|Follow up Question for DR Wohl hiv transmission via needlestick.
Jan 18, 2012
Hi Dr Wohl, thank you for your response. Im sorry to waste your time, but have a few follow up questions as to why you think my tests are reassuring. I also wanted to mention to you that I finished pep on 01/04/2012. I had another hiv oraquick test done at 5 weeks (yesterday) post needlestick injury simply because i couldnt take the anxiety anymore. It was negative. My questions are: 1. My ID dr says that if i have a negative hiv test at the six week mark then it is safe to resume unprotected sex with my husband. Im not sure i feel safe about this. I keep reading everywhere (including CDC) that says if a person completes PEP, the pep can delay seroconversion and thus said person should be tested out to six months to 1 year. Im terried and really do not think I can wait one year to know whether or not I have hiv. I am not willing to put my husband at risk. 2. I understand that my pcr test returned zero copies dected, but isnt that the goal of antiretrovial meds to begin with? So if i was already on the pep for 16 days would my viral load be zero? or would it take some time for it to reach zero? Does an HIv pos person ever reach zero? or would zero mean a cure? im confused as to the differece between zero and undectable. Does undectable mean that they found hiv, but can not count the copies? 3. I have graves disease, i was hyperthyroid, had RAI in 2010, and now have hypothyroidism and take synthroid and cytomel. does this autoimmune disease effect my ability to seroconvert, or have a delay? 4. i have read and been told so many confliting information that im confused as to when i should feel comfortable and end the worry. ID dr says after six weeks, my family dr says six months, other Drs have said three months past the last dose of pep, and CDC says up to one year after pep. please please please tell me that I don't need to spend all of 2012 with fear, anxiety, and depression. I feel bad for my husband because i refuse to even have sex with him with condoms out of fear of breaking or any scinero that could arise. please help shine some light. thank you in advance for your time and help.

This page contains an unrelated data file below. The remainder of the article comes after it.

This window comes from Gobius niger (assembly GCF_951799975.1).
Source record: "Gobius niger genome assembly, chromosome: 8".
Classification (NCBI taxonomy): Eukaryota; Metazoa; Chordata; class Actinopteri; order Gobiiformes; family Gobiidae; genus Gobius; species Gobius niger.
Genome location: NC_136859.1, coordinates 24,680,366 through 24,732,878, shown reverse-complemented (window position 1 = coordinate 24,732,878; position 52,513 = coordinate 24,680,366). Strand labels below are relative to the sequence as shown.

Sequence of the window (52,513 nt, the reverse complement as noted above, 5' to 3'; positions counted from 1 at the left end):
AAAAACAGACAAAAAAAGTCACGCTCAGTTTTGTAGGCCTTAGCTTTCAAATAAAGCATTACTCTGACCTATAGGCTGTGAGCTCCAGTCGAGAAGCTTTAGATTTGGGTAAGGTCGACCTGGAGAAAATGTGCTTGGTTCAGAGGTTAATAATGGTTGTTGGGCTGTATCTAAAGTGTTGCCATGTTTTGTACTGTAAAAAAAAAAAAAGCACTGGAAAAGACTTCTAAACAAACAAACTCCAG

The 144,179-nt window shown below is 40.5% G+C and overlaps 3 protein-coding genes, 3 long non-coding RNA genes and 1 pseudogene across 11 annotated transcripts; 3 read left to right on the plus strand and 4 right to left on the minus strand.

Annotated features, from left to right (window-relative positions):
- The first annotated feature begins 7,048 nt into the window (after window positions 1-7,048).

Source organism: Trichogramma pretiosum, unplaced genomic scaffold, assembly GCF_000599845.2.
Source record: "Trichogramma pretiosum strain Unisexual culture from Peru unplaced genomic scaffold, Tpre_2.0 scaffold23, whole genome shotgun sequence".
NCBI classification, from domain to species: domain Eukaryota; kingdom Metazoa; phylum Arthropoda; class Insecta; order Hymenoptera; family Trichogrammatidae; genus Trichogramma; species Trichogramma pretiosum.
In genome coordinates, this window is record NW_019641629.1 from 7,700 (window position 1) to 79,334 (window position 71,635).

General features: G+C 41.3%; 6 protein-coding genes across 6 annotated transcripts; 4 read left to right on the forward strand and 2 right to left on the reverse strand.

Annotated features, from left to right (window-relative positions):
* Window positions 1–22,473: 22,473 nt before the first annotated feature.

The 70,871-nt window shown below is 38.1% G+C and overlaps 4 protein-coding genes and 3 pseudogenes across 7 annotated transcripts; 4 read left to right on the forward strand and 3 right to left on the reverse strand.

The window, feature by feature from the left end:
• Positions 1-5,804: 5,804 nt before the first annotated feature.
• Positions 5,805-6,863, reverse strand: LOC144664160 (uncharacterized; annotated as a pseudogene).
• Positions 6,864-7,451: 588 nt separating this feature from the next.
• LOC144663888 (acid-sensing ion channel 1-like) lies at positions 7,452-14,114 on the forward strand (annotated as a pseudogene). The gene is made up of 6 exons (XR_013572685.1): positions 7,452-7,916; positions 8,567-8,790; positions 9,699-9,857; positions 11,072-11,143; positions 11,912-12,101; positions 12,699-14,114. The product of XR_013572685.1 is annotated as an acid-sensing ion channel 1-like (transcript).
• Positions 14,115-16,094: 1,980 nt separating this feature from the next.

| Response from Dr. Wohl
Listen to your infectious diseases doctor. She/he is correct. There is no need for extended HIV testing. Guidelines regarding occupational exposure are old and are being revised right now.
HIV medications taken as PEP are intended to prevent infection. If they do not do that you get infected and get a detectable viral load and ultimately antibody production. Your viral load testing reveals no virus.
The viral load test looks for actual virus. It is very sensitive but commercially available tests can not detect HIV in extremely low concentrations. Most of these assays have a lower limit below which they can not find the needle in the haystack. Typically this is 40 copies of HIV in a milliliter of blood plasma. Under this level we call the result undetectable. In your case undetectable equals none.
If you really are worried, and you are, get another viral load test off PEP. If you are infected it will be detectable. I think this is unnecessary but I am not sure you will otherwise be convinced. DW
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